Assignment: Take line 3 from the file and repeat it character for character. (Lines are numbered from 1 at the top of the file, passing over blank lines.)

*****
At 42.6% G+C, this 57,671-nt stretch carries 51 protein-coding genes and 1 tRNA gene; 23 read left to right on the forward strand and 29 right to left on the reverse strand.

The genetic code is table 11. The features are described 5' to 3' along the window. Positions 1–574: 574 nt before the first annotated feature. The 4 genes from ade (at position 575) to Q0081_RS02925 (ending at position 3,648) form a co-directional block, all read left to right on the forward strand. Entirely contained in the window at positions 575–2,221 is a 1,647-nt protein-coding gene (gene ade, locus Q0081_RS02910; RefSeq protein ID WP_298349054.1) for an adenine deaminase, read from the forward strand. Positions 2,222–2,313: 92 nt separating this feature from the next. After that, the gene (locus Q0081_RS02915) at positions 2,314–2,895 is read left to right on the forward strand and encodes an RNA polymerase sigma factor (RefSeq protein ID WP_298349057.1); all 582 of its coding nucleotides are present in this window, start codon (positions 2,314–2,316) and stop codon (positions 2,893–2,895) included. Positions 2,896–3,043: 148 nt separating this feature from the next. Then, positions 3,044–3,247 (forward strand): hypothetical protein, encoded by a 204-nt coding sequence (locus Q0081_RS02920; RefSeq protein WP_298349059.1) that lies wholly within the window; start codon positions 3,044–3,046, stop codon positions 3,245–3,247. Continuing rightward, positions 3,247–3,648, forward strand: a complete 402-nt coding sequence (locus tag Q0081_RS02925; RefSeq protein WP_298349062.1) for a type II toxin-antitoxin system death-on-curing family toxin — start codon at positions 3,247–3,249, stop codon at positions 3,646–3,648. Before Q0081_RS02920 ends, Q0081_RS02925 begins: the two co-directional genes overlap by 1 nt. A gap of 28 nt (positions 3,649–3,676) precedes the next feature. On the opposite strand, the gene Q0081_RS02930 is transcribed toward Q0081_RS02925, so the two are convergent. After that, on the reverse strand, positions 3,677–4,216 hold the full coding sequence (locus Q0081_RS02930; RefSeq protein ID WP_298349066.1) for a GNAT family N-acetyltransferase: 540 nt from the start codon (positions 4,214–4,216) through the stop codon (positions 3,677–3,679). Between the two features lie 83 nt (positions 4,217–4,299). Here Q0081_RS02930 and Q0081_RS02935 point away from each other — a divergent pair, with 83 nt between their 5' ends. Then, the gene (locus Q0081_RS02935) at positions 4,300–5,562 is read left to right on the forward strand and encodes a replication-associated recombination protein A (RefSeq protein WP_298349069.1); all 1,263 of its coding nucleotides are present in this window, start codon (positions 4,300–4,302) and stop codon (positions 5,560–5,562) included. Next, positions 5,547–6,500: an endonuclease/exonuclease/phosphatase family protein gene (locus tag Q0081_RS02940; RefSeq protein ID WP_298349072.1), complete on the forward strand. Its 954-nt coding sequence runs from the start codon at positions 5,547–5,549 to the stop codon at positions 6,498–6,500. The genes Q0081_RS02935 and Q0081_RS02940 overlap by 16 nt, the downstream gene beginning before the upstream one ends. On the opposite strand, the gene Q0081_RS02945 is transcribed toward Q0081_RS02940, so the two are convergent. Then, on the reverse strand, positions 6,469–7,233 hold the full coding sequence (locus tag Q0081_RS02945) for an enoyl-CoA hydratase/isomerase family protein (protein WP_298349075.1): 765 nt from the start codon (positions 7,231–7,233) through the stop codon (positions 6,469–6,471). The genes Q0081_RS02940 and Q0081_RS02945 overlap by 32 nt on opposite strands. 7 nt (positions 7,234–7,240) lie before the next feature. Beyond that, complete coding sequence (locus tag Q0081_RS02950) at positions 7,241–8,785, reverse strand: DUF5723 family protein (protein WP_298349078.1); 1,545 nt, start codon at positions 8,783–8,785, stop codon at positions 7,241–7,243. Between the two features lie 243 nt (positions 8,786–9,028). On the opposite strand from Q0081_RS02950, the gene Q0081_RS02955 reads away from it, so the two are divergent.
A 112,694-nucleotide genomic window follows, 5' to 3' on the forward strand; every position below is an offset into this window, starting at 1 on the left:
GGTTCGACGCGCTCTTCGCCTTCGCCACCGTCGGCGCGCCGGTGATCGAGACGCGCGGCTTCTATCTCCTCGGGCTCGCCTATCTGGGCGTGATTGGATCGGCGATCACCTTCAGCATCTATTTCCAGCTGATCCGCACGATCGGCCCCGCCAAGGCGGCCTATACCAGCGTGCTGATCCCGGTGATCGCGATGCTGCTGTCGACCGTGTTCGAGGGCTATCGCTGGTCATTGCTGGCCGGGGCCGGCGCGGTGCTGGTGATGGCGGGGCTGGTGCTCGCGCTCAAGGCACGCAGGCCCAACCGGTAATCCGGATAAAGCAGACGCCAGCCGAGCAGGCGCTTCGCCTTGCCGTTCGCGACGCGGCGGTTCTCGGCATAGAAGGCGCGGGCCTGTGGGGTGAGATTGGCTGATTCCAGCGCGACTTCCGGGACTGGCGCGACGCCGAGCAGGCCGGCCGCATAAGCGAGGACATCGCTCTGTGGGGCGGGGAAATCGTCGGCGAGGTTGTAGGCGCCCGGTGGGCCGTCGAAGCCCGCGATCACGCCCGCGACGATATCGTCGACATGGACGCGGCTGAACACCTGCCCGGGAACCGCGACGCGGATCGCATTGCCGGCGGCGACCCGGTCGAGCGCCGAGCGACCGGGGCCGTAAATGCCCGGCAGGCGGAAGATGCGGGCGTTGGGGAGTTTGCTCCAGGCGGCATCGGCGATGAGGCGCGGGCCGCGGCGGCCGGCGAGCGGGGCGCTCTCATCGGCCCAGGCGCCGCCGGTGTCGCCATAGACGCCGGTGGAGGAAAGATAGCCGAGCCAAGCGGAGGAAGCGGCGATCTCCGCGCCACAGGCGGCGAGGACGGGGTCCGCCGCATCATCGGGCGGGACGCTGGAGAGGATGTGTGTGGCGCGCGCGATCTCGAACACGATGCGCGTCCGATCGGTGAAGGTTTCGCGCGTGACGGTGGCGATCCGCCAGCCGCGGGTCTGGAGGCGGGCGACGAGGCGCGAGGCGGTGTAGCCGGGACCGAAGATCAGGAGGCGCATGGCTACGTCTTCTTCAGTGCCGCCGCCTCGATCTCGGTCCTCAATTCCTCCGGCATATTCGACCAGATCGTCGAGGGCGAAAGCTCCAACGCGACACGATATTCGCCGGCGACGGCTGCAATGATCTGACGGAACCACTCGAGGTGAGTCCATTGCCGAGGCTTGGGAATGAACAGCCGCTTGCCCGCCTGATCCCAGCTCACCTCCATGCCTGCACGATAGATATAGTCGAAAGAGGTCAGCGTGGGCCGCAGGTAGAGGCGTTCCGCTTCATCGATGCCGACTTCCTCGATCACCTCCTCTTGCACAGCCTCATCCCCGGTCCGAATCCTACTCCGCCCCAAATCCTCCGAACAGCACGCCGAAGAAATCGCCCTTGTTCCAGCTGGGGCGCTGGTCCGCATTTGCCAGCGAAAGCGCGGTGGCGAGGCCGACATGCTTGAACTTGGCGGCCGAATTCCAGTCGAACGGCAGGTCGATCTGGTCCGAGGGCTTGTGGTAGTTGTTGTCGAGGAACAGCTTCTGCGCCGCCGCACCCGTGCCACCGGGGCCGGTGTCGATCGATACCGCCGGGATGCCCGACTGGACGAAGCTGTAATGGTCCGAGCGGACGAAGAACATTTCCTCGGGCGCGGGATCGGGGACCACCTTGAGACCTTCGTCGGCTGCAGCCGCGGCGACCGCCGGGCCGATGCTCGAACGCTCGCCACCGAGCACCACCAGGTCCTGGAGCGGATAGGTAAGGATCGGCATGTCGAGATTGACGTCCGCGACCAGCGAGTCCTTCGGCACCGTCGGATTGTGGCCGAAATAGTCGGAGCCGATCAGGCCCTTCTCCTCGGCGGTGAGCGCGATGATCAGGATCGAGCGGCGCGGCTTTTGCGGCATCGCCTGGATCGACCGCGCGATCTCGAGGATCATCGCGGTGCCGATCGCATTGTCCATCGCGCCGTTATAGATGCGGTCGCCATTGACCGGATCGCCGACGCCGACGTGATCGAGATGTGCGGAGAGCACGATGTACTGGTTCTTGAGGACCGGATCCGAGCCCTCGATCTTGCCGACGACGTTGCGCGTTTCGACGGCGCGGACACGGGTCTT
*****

A 112,694-nucleotide genomic window follows, 5' to 3' on the forward strand; every position below is an offset into this window, starting at 1 on the left: